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1.  Guideline-Based Peer-to-Peer Consultation Optimizes Pegfilgrastim Use With No Adverse Clinical Consequences 
Journal of Oncology Practice  2012;8(3 Suppl):e14s-e17s.
Active expert peer-to-peer consultation with prescribing oncologists can promote adherence to guidelines and lead to cost reductions without risk of neutropenic fever, with or without hospitalization, for patients with cancer.
Purpose:
Practice guidelines do not recommend the routine use of colony-stimulating factors when there is a low risk (< 10%) of febrile neutropenia (FN). We prospectively determined whether expert peer-to-peer consultation with prescribing oncologists would improve adherence to guidelines and whether there would be any adverse events associated with that adherence.
Methods:
Commencing in March 2010, we reviewed requests for pegfilgrastim from 22 community oncology practices comprising 78 physicians providing service to approximately 97,000 Medicare members. Paid claims data on all chemotherapy and supportive care medications were reviewed from fourth quarter (Q4) 2009 through third quarter (Q3) 2010. In total, 82 patients received pegfilgrastim. If the prescribed chemotherapy was associated with a low risk (< 10%) for FN, then a peer review was initiated. The treating physician made the final decision to use, or not use, pegfilgrastim, and no denials were issued.
Results:
A total of 245 units (1 unit = 6 mg) of pegfilgrastim were administered during the four quarters analyzed. Use in the low-risk category decreased from 52 units in Q4 2009 to 15 units in Q3 2010. The per-member per-month (PMPM) cost of pegfilgrastim decreased across quarters, with an average cost of $1.07 PMPM for Q4 2009 and $0.57 PMPM for Q3 2010. No studied patient was admitted for neutropenic fever.
Conclusion:
Active expert peer-to-peer consultation with prescribing oncologists can promote adherence to guidelines and potentially lead to significant cost reductions without significant risk of neutropenic fever, with or without hospitalization, for patients with cancer.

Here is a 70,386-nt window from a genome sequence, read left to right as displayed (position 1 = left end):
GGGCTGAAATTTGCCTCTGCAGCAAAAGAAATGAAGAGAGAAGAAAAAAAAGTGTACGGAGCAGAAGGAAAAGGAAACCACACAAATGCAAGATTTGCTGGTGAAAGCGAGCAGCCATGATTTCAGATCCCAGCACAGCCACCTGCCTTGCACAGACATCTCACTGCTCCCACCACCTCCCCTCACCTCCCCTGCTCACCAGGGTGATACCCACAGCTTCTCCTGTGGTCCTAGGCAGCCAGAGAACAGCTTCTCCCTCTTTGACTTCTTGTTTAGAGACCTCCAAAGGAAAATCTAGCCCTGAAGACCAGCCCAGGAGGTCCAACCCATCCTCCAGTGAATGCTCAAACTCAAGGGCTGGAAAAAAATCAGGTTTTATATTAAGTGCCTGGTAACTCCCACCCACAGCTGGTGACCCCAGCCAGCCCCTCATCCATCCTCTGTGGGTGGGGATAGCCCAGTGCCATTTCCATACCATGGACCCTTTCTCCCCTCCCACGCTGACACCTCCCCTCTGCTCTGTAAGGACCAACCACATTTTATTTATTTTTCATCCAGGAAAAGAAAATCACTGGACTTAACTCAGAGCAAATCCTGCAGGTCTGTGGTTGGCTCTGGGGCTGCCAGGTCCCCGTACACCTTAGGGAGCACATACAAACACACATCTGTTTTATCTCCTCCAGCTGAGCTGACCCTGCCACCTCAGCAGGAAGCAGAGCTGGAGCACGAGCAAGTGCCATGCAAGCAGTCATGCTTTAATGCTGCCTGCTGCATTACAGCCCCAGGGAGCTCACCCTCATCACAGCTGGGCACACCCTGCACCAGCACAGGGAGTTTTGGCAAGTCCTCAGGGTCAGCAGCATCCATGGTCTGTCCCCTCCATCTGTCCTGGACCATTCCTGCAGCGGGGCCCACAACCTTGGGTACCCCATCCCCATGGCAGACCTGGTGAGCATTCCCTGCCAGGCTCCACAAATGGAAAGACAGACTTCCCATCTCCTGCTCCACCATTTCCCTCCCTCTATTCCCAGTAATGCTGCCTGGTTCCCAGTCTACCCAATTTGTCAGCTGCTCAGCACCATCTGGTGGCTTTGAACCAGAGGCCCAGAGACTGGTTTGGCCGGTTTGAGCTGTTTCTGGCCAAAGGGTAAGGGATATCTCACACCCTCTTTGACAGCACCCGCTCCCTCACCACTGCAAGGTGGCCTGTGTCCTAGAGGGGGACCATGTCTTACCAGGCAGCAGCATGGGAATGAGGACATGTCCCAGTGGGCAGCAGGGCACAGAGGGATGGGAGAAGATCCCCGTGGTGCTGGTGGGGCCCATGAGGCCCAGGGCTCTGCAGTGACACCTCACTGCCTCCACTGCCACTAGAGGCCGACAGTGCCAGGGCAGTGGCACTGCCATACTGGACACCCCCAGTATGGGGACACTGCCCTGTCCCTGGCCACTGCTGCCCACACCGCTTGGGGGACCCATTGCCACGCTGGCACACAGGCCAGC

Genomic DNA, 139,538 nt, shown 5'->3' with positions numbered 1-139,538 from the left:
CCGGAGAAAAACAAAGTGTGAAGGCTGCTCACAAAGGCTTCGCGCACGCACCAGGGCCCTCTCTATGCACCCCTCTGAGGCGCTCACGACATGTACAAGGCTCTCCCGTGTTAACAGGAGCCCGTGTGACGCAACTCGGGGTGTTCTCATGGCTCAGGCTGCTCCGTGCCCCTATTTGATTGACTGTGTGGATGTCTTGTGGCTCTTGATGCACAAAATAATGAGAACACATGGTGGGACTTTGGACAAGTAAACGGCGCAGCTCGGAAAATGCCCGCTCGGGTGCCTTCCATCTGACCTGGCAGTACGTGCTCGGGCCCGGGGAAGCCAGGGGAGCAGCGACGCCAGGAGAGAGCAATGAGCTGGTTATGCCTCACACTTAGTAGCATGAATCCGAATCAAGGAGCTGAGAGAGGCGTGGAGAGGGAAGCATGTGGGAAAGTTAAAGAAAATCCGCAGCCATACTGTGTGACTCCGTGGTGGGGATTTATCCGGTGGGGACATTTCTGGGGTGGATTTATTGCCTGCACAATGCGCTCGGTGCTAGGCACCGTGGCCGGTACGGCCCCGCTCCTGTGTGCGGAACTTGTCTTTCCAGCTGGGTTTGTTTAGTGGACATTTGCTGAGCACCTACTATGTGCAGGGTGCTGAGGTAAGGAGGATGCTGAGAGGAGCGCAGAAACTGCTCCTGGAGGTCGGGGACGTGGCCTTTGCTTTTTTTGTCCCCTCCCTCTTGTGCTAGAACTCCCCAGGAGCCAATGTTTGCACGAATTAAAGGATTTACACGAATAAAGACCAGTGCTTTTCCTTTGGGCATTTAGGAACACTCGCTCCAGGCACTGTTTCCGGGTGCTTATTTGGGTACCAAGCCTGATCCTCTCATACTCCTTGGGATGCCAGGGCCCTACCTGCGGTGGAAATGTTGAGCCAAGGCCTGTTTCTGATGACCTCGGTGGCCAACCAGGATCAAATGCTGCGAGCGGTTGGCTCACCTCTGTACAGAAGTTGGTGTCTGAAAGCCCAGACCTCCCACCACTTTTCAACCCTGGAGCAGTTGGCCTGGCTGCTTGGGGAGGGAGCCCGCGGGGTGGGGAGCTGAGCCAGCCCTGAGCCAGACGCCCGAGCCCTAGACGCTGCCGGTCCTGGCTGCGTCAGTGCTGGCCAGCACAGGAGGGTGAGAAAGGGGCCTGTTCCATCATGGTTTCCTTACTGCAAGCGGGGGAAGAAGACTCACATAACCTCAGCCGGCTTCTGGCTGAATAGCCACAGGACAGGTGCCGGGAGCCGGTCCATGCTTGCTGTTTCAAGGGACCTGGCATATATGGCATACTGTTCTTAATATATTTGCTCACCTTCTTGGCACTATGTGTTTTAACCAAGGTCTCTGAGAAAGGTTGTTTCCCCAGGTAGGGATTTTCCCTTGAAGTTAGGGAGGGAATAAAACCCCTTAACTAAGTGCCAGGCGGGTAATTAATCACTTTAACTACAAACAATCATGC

doi:10.1200/JOP.2012.000540
PMCID: PMC3348596  PMID: 22942828
2.  Sunspot Dynamics Are Reflected in Human Physiology and Pathophysiology 
Astrobiology  2011;11(2):93-103.
Abstract
Periodic episodes of increased sunspot activity (solar electromagnetic storms) occur with 10–11 and 5–6 year periodicities and may be associated with measurable biological events. We investigated whether this sunspot periodicity characterized the incidence of Pap smear-determined cervical epithelial histopathologies and human physiologic functions. From January 1983 through December 2003, monthly averages were obtained for solar flux and sunspot numbers; six infectious, premalignant and malignant changes in the cervical epithelium from 1,182,421 consecutive, serially independent, screening Pap smears (59°9″N, 4°29″E); and six human physiologic functions of a healthy man (oral temperature, pulse, systolic and diastolic blood pressure, respiration, and peak expiratory flow), which were measured ∼5 times daily during ∼34,500 self-measurement sessions (44°56″N, 93°8″W). After determining that sunspot numbers and solar flux, which were not annually rhythmic, occurred with a prominent 10-year and a less-prominent 5.75-year periodicity during this 21-year study span, each biological data set was analyzed with the same curve-fitting procedures. All six annually rhythmic Pap smear-detected infectious, premalignant and malignant cervical epithelial pathologies showed strong 10-year and weaker 5.75-year cycles, as did all six self-measured, annually rhythmic, physiologic functions. The phases (maxima) for the six histopathologic findings and five of six physiologic measurements were very near, or within, the first two quarters following the 10-year solar maxima. These findings add to the growing evidence that solar magnetic storm periodicities are mirrored by cyclic phase-locked rhythms of similar period length or lengths in human physiology and pathophysiology. Key Words: Cervical infections—Cervical premalignancy—Geo-solar magnetic interactions—Pap smear—Schwabe cycle—10-year rhythm. Astrobiology 11, 93–103.
doi:10.1089/ast.2010.0574
PMCID: PMC3063695  PMID: 21391821

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